Ares Launch and Moon Trivia

I am watching the launch of Ares via NASA TV.

While watching I am chatting with a friend in Rome.

He just reminded me that the Moon is under the jurisdiction of the Diocese of Rome.

When man colonizes the moon and they have to set up a Catholic chapel, etc., it has already been decided by Rome that any space colonization results in the the extension of jurisdiction of the Diocese of Rome no matter which nation does the colonization.

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23 Responses to Ares Launch and Moon Trivia

  1. chironomo says:

    Cool! So.. if reform on earth fails, we work hard to destroy the world and move on? LOL

  2. medievalist says:

    And people say that Rome is anti-modern and never thinks ahead.

    Of course, the moon-chapel (in a modernist style) sounds like the perfect place for outreach to aliens, modern liturgy (easily movable portable tables), minimalist vestments (don’t want that maniple floating upwards) and all other manner of “progressives”. They’ve already been practicing drinking the kool-aid, which will probably be served up there in place of solids. Don’t worry Fr McBrien et al., we’ll make do with those priests with too much liturgical kit to quit the bonds of gravity.

  3. Fr. C says:

    Really? That’s too bad. I grew up in the Diocese of Orlando and thought that maybe the moon might be under the jurisdiction of my home diocese, from which the expedition set out.

    Someone once told me the story (probably not true) that when a former bishop of Orlando was meeting Pope Paul VI, he introduced himself as bishop of the moon (hopefully not true). The Pope looked confused, so the bishop explained that a new territory was under the jurisdiction of the diocese from which the expedition set out. To which the Pope responded, “So, you’re the bishop of the moon.”

    Like I said, probably (hopefully) not true, but it would be funny if it were…

  4. Tim Ferguson says:

    …but if it’s a Ruthenian rocket that gets there first and establishes a chapel of the Ruthenian Church sui iuris, will it still be immediately subject to Rome? Will the Ruthenian pastor of the Lunar chapel have to request permission of Rome, or of his bishop in order to trinate on a weekday? If one of the Ruthenian astronauts decides to marry a Russian Orthodox cosmonaut from the Space Station, who grants permission?

    Sorry…the earlier posting got my Eastern Canon Law neurons firing a bit too much.

  5. FrCharles says:

    I shall petition our Minister General to give my province dibs on implanting the Capuchin order there. When the vice province is erected, I can be vice provincial of the moon!

  6. Tradster says:

    Oh, great! Drinking the Sacred Blood out of squeeze tubes! [ummm… the Moon has gravity.]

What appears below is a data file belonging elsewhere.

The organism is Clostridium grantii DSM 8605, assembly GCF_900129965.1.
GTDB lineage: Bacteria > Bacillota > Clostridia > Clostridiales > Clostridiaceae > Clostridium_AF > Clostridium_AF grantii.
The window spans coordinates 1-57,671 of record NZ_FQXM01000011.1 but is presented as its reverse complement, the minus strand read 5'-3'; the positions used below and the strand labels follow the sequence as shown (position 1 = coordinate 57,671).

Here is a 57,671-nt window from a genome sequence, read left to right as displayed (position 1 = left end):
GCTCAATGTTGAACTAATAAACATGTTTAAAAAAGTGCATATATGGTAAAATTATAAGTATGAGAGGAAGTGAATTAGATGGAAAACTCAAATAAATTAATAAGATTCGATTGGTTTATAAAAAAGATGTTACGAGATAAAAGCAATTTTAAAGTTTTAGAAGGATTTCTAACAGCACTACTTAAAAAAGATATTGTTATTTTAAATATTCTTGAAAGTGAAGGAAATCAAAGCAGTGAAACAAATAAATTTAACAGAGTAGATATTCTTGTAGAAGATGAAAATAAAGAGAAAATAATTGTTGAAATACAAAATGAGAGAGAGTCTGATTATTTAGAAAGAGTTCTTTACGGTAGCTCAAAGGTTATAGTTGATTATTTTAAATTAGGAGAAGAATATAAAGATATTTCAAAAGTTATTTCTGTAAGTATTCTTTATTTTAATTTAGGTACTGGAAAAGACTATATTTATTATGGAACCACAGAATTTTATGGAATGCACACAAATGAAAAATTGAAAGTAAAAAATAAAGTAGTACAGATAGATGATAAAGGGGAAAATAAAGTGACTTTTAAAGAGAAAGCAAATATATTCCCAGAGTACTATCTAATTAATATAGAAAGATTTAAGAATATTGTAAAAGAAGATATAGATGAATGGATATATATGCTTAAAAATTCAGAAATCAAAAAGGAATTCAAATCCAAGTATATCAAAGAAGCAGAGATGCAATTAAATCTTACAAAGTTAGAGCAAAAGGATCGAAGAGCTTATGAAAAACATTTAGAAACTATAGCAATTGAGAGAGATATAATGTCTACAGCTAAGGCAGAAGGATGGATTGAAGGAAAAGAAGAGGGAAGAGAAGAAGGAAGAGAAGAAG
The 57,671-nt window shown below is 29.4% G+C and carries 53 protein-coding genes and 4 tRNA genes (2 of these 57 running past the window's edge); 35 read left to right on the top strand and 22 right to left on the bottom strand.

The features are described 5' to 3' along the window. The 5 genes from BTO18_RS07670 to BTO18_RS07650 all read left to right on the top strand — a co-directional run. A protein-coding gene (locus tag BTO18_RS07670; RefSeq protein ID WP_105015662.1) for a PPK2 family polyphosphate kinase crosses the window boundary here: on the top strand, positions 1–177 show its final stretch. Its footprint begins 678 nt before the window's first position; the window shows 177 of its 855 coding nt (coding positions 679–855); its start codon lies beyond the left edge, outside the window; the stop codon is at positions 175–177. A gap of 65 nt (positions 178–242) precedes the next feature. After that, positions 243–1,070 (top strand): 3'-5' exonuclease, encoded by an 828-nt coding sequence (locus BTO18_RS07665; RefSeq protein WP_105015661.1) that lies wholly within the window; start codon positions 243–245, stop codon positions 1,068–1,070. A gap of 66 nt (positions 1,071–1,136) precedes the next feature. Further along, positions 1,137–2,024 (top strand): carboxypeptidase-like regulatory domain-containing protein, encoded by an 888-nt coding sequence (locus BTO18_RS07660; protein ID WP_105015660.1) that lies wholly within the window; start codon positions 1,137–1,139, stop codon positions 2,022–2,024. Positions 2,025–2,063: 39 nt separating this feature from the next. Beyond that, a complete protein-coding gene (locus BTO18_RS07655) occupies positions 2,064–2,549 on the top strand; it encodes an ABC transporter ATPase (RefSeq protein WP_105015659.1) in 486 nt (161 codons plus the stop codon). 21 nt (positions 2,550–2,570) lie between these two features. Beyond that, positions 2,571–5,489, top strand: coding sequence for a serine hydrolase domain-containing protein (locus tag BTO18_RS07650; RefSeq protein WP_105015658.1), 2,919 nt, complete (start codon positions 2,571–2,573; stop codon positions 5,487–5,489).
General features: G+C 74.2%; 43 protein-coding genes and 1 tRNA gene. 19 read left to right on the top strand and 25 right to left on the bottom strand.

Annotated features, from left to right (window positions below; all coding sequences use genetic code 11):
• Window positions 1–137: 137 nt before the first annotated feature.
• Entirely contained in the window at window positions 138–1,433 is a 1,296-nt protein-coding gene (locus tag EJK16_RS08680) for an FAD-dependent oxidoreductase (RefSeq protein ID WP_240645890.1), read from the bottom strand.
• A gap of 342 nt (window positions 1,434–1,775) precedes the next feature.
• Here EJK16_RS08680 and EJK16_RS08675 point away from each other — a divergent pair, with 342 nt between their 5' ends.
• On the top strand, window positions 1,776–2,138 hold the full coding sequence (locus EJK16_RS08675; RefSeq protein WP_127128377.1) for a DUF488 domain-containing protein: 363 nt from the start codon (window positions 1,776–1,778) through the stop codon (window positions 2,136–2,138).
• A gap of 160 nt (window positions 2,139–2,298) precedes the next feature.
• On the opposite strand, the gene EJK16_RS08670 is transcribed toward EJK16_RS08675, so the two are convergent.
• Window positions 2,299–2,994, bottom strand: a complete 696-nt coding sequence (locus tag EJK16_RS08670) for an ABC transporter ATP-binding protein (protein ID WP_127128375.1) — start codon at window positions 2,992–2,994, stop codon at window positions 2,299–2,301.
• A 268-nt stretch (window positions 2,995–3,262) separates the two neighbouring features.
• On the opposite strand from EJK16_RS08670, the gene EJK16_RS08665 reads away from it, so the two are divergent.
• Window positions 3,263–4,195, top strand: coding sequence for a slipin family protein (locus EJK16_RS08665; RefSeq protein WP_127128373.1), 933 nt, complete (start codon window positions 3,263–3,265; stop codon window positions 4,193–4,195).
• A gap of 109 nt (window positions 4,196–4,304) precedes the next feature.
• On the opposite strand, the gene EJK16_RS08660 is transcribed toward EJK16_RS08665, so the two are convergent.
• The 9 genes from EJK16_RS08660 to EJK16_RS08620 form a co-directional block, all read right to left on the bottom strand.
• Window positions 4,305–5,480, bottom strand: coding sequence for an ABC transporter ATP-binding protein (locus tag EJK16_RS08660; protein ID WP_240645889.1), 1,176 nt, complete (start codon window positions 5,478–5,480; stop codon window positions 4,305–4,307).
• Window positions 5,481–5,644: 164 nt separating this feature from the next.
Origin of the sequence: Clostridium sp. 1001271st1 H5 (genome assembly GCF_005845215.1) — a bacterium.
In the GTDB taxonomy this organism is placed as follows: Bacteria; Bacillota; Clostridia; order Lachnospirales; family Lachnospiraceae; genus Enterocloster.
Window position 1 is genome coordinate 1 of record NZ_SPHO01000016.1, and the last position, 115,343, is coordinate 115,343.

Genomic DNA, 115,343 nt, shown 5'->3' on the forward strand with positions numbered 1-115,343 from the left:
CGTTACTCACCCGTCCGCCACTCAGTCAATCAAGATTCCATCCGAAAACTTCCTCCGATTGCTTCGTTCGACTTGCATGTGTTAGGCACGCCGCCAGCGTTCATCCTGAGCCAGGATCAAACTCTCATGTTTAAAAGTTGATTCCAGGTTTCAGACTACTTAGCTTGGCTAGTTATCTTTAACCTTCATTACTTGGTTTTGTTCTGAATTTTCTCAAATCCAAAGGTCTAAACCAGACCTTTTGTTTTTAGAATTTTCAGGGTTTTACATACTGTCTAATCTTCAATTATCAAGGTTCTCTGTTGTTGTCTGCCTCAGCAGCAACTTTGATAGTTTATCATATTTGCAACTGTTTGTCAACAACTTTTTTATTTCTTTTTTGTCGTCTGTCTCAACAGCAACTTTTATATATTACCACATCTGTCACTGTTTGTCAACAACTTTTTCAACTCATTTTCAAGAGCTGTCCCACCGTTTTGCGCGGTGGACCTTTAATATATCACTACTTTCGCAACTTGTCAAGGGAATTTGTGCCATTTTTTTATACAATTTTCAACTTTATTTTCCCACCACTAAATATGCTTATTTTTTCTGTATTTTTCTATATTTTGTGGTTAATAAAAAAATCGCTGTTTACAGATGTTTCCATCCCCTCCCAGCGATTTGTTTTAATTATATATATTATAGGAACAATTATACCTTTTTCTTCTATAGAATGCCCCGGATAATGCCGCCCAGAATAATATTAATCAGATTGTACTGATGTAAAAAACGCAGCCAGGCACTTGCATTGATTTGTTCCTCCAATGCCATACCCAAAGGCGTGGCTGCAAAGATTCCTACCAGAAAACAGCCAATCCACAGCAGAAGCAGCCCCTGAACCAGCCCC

7. lofstrr says:

    Hopefully it will be dedicated the chapel of St. Dymphna, who better to watch over the first lunatics. :)

    And with any luck it will be and extraordinary form mass and stay that way.

  8. lofstrr says:

    “Oh, great! Drinking the Sacred Blood out of squeeze tubes!”

    Naw, the moon has 1/6 earth gravity. You could drink from a chalice if you were very careful. Good enough reason though, to only offer the body to the congregation and that only on the tongue.

    The real trick will be how to celebrate mass in zero g during the months it will take to get to Mars.

  9. Titus says:

    I had heard the same thing about the bishop of Orlando, that the 1917 CIC made the ordinary of the discovering jurisdiction the ordinary of newly arrived-at lands. Did the CIC 1983 or special law (which?) make the change? I wouldn’t be surprised at all, I just wasn’t aware.

  10. Tim Ferguson says:

    the Elevation should be easier there…

  11. TC says:

    Funny you should mention this. I subscribe to Escape Pod, a fantasy/sf podcast and they just had a story about a priest serving on Mars.

    Priests could be rotated back and forth to the Moon but shouldn’t a Bishop be sent to a colony on another planet? In the story the good father has few Catholics to tend to but they would probably have needs only a Bishop could provide like annulments, ordination (one hopes), confirmation.

    here’s the story, not too bad: http://escapepod.org/2009/10/15/ep220-come-all-ye-faithful/

  12. Emilio III says:

    Bishop William Borders of Orlando allegedly told Paul VI that according to the (1917) Code of Canon Law he was the de facto bishop of the moon.

    http://weblogs.baltimoresun.com/news/faith/2009/07/borders_moon.html

  13. Disappointing that the launch got scrubbed due to weather. It’ll be nice if NASA or a private group ever develop a space craft that can launch and return using traditional runways. In theory, that should allow for launches in similar conditions to what Air Traffic Control allows for typical aircraft takeoffs and landings.

  14. pseudomodo says:

    Hmmmmmmm…

    Buzz Aldrin claims to have beat us to it…

    Aldrin is a Presbyterian. After landing on the moon, Aldrin radioed earth: “I’d like to take this opportunity to ask every person listening in, whoever and wherever they may be, to pause for a moment and contemplate the events of the past few hours, and to give thanks in his or her own way.” He received Communion on the surface of the Moon, but kept it secret because of a lawsuit brought by atheist activist Madalyn Murray O’Hair over the reading of Genesis on Apollo 8. Aldrin, a church elder, used a pastor’s home Communion kit given to him by Dean Woodruff and recited words used by his pastor at Webster Presbyterian Church. Webster Presbyterian Church, a local congregation in Webster, Texas (a Houston suburb near the Johnson Space Center) possesses the chalice used for communion on the moon, and commemorates the event annually on the Sunday closest to July 20.

    Hmmmm… maybe not! HOWEVER…